All people in foreign policy circles consider themselves realists, since all people consider themselves realistic about every issue they ever talk about. At the same time, very few consider themselves realists, since realism signifies, in too many minds, cynicism and failure to intervene abroad when human rights are being violated on a mass scale. Though everyone and no one is a realist, it is also true that realism never goes away — at least not since Thucydides wrote The Peloponnesian War in the fifth century B.C., in which he defined human nature as driven by fear (phobos), self-interest (kerdos) and honor (doxa). And realism, as defined by perhaps the pre-eminent thinker in the field in the last century, the late Hans Morgenthau of the University of Chicago, is about working with the basest forces of human nature, not against them.
Why is realism timeless and yet reviled at the same time? Because realism tells the bitterest truths that not everyone wants to hear. For in foreign policy circles, as in other fields of human endeavor, people often prefer to deceive themselves. Let me define what realism means to me.
First of all, realism is a sensibility, a set of values, not a specific guide as to what to do in each and every crisis. Realism is a way of thinking, not a set of instructions as to what to think. It doesn't prevent you from making mistakes. This makes realism more an art than a science. That's why some of the best practitioners of realism in recent memory — former U.S. National Security Adviser Brent Scowcroft and former U.S. Secretary of State James Baker III — never distinguished themselves as writers or philosophers. They were just practical men who had a knack for what made sense in foreign policy and what did not. And even they made mistakes. You can be an intellectual who has read all the books on realism and be an utter disaster in government, just as you could be a lawyer who has never read one book on realism and be a good secretary of state. Former U.S. Secretary of State Henry Kissinger was unique because he was both: an intellectual realist and a successful statesman. But successful statesmen, intellectual or not, must inculcate a set of beliefs that can be defined by what may be called the Realist Creed:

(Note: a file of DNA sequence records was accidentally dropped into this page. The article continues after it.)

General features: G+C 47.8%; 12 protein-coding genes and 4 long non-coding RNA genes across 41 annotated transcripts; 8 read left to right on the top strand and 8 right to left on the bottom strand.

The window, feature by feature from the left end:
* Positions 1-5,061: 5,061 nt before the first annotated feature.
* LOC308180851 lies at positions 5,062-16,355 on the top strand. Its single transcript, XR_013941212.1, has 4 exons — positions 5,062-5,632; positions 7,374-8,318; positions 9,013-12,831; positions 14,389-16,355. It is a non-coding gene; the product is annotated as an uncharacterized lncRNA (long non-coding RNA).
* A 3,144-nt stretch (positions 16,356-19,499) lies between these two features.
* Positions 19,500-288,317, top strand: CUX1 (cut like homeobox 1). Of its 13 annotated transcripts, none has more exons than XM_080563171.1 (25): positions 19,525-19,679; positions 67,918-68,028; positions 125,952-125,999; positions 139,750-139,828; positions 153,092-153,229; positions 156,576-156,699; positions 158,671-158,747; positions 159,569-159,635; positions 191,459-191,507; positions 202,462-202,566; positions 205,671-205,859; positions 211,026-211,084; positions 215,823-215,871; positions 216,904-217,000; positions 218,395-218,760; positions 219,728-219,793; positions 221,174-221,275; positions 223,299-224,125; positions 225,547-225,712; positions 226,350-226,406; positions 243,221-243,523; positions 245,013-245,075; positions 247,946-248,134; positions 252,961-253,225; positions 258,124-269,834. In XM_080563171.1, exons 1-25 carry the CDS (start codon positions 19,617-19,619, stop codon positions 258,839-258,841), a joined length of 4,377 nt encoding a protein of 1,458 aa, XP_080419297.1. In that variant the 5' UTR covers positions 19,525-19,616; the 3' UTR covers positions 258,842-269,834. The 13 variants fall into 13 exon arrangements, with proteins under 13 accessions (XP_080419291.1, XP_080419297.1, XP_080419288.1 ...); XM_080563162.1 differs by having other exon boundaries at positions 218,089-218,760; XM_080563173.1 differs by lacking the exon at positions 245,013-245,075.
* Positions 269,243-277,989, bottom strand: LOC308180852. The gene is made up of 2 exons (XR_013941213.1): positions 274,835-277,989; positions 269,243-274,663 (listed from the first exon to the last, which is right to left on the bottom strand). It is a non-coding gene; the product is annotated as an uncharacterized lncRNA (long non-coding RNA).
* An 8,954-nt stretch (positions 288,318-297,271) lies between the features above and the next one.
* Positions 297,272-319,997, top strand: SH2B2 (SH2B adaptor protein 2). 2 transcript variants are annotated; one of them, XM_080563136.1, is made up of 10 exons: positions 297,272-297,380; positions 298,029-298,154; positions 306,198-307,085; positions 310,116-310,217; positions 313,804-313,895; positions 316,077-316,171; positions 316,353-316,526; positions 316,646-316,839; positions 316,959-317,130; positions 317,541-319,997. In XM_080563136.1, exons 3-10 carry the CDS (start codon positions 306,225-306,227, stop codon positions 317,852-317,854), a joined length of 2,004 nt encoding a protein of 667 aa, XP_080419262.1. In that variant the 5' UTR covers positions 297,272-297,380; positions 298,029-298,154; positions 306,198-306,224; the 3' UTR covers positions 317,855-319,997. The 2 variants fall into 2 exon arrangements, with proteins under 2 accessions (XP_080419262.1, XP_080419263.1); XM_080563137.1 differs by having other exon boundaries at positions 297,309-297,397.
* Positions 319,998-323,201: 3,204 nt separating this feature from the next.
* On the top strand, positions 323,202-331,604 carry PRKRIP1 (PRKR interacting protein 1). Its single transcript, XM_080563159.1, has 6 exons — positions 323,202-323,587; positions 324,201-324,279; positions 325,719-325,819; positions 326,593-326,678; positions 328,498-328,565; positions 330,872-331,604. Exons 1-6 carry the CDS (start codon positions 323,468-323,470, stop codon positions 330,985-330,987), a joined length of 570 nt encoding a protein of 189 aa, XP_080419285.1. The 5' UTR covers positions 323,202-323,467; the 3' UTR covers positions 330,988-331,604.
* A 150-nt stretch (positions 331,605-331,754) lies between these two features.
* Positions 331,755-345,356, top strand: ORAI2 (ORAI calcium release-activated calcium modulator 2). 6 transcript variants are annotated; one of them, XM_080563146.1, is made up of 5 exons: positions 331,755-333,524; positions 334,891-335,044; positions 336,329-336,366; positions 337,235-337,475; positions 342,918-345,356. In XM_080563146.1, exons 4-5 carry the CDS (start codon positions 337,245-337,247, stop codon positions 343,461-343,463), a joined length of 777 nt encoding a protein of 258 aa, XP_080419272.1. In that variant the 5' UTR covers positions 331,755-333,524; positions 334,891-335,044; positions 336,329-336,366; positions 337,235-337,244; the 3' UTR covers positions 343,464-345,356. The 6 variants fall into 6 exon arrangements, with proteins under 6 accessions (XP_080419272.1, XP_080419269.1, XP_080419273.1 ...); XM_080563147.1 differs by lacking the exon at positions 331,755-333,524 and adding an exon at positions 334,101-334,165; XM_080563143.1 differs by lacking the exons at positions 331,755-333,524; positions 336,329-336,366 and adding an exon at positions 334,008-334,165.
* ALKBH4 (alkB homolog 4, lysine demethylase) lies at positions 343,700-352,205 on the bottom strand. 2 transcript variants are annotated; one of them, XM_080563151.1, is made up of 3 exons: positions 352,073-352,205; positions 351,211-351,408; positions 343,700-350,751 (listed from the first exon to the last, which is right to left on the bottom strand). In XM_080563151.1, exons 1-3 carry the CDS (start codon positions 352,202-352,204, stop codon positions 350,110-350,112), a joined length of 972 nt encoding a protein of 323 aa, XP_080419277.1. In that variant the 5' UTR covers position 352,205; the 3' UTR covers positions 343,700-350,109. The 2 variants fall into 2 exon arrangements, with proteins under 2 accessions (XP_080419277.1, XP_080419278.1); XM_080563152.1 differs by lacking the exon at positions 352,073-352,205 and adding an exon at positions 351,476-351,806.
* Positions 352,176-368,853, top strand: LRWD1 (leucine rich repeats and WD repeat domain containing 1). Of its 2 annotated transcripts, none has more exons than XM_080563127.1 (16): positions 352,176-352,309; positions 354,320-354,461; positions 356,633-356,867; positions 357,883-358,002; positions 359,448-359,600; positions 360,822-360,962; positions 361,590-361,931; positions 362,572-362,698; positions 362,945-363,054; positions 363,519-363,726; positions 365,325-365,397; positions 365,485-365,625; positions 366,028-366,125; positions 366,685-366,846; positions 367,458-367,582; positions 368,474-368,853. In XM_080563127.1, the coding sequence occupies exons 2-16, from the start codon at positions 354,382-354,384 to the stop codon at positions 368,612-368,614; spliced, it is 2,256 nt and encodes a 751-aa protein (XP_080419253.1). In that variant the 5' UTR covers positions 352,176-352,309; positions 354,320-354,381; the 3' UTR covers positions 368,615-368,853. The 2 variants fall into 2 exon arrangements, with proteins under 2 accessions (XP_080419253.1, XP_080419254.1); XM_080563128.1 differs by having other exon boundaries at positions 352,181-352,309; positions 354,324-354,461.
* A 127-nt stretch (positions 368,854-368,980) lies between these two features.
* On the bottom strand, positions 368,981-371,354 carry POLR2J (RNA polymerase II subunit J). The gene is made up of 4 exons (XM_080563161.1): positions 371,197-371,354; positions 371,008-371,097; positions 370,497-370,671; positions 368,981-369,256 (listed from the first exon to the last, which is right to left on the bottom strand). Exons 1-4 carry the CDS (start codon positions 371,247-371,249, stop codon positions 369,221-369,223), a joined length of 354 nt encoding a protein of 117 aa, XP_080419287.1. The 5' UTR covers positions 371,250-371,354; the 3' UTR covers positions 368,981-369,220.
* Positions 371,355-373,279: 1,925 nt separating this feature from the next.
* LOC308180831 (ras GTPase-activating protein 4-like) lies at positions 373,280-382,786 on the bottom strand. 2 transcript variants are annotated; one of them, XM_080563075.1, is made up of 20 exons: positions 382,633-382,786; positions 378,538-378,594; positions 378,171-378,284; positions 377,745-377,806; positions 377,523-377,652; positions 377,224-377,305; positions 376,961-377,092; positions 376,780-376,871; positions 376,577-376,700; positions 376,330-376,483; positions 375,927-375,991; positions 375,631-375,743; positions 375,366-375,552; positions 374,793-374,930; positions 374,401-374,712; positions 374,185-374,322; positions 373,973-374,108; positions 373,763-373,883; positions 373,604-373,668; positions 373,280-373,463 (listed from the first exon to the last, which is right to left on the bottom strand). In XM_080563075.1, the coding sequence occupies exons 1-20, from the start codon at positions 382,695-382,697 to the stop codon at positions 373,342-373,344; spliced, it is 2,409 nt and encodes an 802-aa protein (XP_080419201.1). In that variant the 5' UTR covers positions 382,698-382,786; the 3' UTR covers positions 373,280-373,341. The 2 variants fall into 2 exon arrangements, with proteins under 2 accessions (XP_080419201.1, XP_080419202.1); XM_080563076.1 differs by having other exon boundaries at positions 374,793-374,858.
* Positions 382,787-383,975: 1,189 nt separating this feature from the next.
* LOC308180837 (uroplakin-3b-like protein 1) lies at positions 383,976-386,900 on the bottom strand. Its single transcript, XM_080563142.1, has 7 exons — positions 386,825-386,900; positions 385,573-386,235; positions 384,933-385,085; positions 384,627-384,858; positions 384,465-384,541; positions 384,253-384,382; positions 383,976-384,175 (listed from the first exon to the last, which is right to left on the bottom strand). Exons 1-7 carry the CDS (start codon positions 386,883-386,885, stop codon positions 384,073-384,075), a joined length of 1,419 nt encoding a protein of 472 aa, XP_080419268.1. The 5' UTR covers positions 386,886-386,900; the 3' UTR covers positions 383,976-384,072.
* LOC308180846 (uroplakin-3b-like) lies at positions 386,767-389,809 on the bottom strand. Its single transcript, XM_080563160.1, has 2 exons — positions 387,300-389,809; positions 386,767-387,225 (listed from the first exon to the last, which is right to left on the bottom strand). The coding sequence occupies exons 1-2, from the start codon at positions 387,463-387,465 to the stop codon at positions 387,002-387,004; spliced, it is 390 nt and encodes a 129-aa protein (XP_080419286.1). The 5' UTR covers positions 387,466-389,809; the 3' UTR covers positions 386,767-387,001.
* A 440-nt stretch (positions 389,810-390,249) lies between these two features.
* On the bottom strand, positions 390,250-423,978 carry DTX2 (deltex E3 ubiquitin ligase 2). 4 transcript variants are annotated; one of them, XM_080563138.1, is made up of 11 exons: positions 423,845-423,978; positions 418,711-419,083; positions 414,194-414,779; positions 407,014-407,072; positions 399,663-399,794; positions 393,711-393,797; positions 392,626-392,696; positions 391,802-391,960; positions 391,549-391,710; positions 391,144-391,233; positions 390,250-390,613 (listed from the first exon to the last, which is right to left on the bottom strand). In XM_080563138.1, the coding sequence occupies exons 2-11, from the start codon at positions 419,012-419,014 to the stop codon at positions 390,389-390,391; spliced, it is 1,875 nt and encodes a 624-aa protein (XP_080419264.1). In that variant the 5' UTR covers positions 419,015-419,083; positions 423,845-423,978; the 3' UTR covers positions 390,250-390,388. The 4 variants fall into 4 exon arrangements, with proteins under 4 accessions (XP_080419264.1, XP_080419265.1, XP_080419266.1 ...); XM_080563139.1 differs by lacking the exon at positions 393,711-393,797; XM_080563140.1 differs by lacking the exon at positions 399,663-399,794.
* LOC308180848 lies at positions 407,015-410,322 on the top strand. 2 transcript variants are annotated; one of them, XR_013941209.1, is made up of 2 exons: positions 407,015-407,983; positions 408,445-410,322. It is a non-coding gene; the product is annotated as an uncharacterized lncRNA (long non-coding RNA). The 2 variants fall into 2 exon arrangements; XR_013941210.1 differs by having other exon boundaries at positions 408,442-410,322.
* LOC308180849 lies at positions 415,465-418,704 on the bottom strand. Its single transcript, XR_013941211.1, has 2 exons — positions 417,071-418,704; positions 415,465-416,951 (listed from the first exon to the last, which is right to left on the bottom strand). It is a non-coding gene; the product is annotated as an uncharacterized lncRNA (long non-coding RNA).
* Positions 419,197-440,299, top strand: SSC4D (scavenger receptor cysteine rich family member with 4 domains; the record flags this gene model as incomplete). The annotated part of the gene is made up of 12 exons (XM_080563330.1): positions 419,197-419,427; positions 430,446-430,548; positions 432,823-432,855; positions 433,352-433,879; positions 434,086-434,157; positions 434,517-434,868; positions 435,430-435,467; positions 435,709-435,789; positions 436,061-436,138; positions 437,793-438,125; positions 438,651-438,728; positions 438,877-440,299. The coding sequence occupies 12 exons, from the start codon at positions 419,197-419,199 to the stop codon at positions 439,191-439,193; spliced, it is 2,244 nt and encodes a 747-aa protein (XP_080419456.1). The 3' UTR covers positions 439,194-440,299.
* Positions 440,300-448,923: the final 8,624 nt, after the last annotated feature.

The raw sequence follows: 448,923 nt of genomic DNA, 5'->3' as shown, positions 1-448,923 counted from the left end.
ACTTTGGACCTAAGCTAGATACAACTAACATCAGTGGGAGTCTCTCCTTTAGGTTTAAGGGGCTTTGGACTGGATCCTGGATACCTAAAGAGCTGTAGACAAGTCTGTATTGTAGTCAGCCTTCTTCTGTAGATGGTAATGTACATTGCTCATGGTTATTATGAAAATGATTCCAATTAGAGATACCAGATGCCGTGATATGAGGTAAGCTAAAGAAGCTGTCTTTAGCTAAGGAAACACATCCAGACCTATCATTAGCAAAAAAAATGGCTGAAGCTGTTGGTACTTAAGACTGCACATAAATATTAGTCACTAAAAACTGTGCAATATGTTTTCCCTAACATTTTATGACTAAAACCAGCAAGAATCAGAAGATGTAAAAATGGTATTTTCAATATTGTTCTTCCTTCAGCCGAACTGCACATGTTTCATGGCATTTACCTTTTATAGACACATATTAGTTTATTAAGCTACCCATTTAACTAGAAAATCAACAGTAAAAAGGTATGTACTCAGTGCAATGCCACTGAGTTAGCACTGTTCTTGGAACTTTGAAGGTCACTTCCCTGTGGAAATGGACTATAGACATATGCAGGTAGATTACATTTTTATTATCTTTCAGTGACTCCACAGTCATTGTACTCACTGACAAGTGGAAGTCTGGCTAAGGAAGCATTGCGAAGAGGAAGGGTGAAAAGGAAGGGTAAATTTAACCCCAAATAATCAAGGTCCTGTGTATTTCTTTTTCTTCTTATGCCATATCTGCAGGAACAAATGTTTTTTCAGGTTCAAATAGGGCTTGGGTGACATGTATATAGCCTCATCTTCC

Order Comes Before Freedom. That's right. Americans may think freedom is the most important political value, but realists know that without order there can be no freedom for anyone. For if anarchy reigns and no one is in charge, freedom is worthless since life is cheap. Americans sometimes forget this basic rule of nature since they have taken order for granted — because they always had it, a gift of the English political and philosophical tradition. But many places do not have it. That is why when dictators are overthrown, realists get nervous: They know that because stable democracy is not assured as a replacement, they rightly ask, Who will rule? Even tyranny is better than anarchy. To wit, Iraq under Saddam Hussein was more humane than Iraq under no one — that is, in a state of sectarian war.
Work With the Material at Hand. In other words, you can't just go around the world toppling regimes you don't like because they do not adhere to the same human rights standards as you do, or because their leaders are corrupt or unenlightened, or because they are not democrats. You must work with what there is in every country. Yes, there might be foreign leaders so averse to your country's interests that it will necessitate war or sanctions on your part; but such instances will be relatively rare. When it comes to foreign rulers, realists revel in bad choices; idealists often mistakenly assume that there should be good ones.